Life People Personal

The Bully Pulpit

A Short Story / Illustrations by Jayashree Krishnan

Ashokar was a tall, lanky student in Venu’s school. He was too tall for his shorts, but that didn’t stop him from occasionally sporting the jock look. Ashokar was a few classes senior to Venu, and the two seemed to enjoy a cordial relationship. Beneath it however, Venu often felt tense and afraid. He couldn’t put a finger on why that was. Perhaps it was how Ashokar looked at him, greeted him, or played cricket with others in the school courtyard. Venu would frequently notice Ashokar intently staring at him, while in conversation with his protégé, Sundar, who happened to be Venu’s classmate. It was widely known that Sundar and Venu did not get along. Venu couldn’t put a finger on that as well.  

Sad Venu

“What’s the matter, Venu?”, enquired his aunt Jhansi as she saw him skulking in his study room. “Nothing. I’m just tired”, he said, attempting to deflect her attention. But he couldn’t control his sniffles. “Aiyayo, Vasantha, come here”, Jhansi exclaimed. “Venu is crying and doesn’t seem well. Something is wrong”, she emoted. 

Venu’s mother, Vasantha, and his aunt tried to get to the bottom of the matter, but they gave up after a while and started to walk away. “Ashokar pushed me and hit me”, Venu mumbled. 

“What did you say?”, exclaimed Venu’s mother. Venu could no longer control his tears. Between breaths, he recounted what Ashokar had done to him as he left school. 

“Where do you think you are going?”teased Ashokar as he cut into Venu’s path. Venu was heading home from school later than normal one day, as he took some special classes. “I’m going home Ashokar. I had some special classes today.”, replied Venu. “Oh, special classes, eh? Just for you?”, said Ashokar with sarcasm dripping from every syllable. “No, there were a few other students”, Venu replied in a muted voice, as the tall, gangly Ashokar leaned into Venu’s face. Venu quickly looked around and saw that there were very few people around. He made a mental note that this was a premeditated move from Ashokar. Venu swallowed in fear. “Leave me alone”, pleaded Venu as he looked at the gate watchman, hoping he would notice. The watchman averted Venu’s gaze and conveniently pretended to be busy with something else. Venu had observed the watchman and Ashokar in frequent friendly conversations.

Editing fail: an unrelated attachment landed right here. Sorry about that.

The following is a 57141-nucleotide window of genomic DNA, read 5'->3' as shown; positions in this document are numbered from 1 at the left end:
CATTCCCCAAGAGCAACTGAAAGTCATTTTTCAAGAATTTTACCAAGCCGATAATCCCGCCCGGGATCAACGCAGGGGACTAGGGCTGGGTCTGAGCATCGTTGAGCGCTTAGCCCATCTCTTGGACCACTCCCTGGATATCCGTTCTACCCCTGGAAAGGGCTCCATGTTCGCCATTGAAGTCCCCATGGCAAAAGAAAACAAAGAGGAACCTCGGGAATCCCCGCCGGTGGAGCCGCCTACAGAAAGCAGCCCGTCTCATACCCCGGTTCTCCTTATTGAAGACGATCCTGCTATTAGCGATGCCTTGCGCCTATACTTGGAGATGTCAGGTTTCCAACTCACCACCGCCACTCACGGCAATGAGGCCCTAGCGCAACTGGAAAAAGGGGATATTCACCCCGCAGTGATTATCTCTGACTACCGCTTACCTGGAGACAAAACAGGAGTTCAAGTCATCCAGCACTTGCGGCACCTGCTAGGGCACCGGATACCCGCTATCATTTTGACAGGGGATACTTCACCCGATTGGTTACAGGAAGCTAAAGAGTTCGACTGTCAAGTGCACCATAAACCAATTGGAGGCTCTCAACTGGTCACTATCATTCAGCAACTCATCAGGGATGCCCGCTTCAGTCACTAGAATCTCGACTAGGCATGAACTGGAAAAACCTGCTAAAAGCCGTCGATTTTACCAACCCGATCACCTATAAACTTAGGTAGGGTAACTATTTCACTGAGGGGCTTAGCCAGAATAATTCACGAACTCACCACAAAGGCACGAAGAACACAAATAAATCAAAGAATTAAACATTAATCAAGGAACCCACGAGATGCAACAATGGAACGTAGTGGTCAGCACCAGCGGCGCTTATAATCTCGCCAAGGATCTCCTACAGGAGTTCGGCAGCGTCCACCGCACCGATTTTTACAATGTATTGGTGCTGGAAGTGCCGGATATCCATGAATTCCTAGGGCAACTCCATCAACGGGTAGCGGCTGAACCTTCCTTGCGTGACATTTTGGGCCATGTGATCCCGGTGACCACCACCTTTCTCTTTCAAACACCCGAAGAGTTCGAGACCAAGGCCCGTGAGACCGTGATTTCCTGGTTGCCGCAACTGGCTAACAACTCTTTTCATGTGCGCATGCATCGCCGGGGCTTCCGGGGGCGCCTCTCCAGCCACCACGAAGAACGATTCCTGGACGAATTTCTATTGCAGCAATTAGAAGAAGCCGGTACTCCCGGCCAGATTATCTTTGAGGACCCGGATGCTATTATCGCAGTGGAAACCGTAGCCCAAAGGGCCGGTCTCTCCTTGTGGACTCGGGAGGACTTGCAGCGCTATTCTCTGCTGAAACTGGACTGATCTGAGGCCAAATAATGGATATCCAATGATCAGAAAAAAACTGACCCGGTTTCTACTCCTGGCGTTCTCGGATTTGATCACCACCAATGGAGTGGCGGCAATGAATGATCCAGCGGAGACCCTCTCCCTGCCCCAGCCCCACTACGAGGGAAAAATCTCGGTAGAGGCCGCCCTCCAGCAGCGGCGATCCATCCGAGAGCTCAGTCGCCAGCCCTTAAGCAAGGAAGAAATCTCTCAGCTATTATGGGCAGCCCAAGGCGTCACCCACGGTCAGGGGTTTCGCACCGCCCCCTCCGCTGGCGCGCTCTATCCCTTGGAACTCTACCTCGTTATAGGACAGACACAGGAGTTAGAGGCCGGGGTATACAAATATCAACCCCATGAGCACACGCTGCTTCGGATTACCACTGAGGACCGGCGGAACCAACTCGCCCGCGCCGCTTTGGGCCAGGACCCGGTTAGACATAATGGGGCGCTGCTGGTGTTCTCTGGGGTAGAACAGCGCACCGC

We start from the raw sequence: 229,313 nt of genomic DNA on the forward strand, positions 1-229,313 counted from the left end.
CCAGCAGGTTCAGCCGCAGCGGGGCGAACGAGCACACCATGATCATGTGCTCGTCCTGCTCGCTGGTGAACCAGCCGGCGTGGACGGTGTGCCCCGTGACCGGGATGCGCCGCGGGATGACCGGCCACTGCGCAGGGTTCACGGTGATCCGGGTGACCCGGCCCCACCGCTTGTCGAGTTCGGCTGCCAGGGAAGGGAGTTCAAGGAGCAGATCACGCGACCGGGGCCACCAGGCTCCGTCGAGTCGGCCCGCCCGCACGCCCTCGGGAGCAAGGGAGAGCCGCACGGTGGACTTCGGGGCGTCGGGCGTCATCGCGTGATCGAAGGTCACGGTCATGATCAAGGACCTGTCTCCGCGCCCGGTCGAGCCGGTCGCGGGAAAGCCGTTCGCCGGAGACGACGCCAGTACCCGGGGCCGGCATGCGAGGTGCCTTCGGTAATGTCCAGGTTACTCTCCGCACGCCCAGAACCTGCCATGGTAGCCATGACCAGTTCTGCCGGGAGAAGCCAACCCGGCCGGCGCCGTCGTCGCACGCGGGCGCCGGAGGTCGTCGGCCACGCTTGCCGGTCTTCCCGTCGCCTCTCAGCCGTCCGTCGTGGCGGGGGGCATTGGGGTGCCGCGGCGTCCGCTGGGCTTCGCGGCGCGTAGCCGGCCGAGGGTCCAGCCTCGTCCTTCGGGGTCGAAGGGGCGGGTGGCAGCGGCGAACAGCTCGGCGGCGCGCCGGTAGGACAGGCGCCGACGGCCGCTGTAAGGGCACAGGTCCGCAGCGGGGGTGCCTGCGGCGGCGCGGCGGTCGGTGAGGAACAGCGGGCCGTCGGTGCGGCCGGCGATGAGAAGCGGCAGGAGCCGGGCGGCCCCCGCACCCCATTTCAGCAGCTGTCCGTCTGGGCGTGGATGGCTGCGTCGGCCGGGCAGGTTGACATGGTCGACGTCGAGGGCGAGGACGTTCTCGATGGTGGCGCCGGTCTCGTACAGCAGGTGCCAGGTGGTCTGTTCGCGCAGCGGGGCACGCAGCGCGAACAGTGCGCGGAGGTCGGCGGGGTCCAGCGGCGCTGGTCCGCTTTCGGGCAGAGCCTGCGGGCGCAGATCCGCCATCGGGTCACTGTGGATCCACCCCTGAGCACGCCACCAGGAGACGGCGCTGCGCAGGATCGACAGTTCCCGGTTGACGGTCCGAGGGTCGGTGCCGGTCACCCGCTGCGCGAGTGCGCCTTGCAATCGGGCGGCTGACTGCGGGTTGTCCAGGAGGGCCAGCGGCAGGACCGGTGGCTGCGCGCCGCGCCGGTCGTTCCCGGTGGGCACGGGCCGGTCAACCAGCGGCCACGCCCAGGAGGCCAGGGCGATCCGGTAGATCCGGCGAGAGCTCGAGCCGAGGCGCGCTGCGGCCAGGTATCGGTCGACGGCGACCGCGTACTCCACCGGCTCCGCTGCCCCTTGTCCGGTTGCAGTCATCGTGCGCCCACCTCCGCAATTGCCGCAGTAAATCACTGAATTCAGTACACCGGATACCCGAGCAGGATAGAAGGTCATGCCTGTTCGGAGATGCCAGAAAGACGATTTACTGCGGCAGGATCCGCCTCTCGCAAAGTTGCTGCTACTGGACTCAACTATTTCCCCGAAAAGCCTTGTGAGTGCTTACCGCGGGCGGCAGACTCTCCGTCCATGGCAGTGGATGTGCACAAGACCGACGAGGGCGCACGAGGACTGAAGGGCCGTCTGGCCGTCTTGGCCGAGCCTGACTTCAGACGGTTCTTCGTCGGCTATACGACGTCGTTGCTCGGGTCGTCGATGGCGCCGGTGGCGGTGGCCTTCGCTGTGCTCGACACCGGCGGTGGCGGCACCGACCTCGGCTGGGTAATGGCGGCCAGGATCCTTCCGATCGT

“I have been meaning to teach you a lesson for a while now. I don’t like how you treat Sundar”, Ashokar threatened, as his hands moved closer to Venu’s chest. “That rat“, Venu thought to himself, as he pictured the cowardly and envious Sundar call in the school thug to teach him a lesson.  

Venu crashed into a brick planter as Ashokar shoved his chest. Thankfully, his backpack cushioned the fall. Ashokar menacingly approached Venu as he struggled to get up. In an instant, Venu decided to run as fast as he could out of the school. Having achieved his objective, Ashokar did not chase after Venu. 

“Oh my god”, exclaimed Venu’s aunt Jhansi, as Venu finished recounting his experience. She vowed to visit his school and talk to the principal. Venu’s mother agreed with her and they planned to make a trip to his school. Venu didn’t want to stop them, as he couldn’t fathom a way to deal with Ashokar by himself.

Ashokar was a man of few words. Venu thought Ashokar compensated for it by surrounding himself with cronies. Ashokar contested the school election, but lost as his campaign was quite silent. Venu thought that Ashokar didn’t take the loss too well and led to the incident a few days ago. 

The daily School Assembly was in progress. Miss Kannamal paced up and down as she led the students in the final song of the day. She was a master teacher of the Bhagavad Gita slokas and her signature sing-song style made her popular with the students. Before Miss Kannamal dismissed the students, the Headmistress came on stage and made an announcement.

“It gives me no pleasure to do this”, she said sternly, as she gazed around the assembly. “Kamakoti is no place for bullies, it’s not a place where you play rough with each other instead of using words to solve your problems”, she declared. Venu trembled with excitement. Was she going to name names?, he thought to himself.  

The Principal called Ashokar to the stage and told him to apologize to Venu. The assembly was abuzz. Ashokar shamefully mumbled a few words, and ran as fast as possible back to his line. Venu was pleased at how his mother and aunt had advocated for him. In the back of his mind, he wished he had done so himself. For now, it was time to celebrate.

Venu in Celebration

Little did he realize that the story was just about to begin.

Life Personal Thinking

Catch while small

When our washing machine left some dirt in my white clothes, I thought it was that “specific” load problem.

This happened repeatedly and I kept ignoring it, but every time I washed white dhotis I would get annoyed because there was some small gunk that would stick.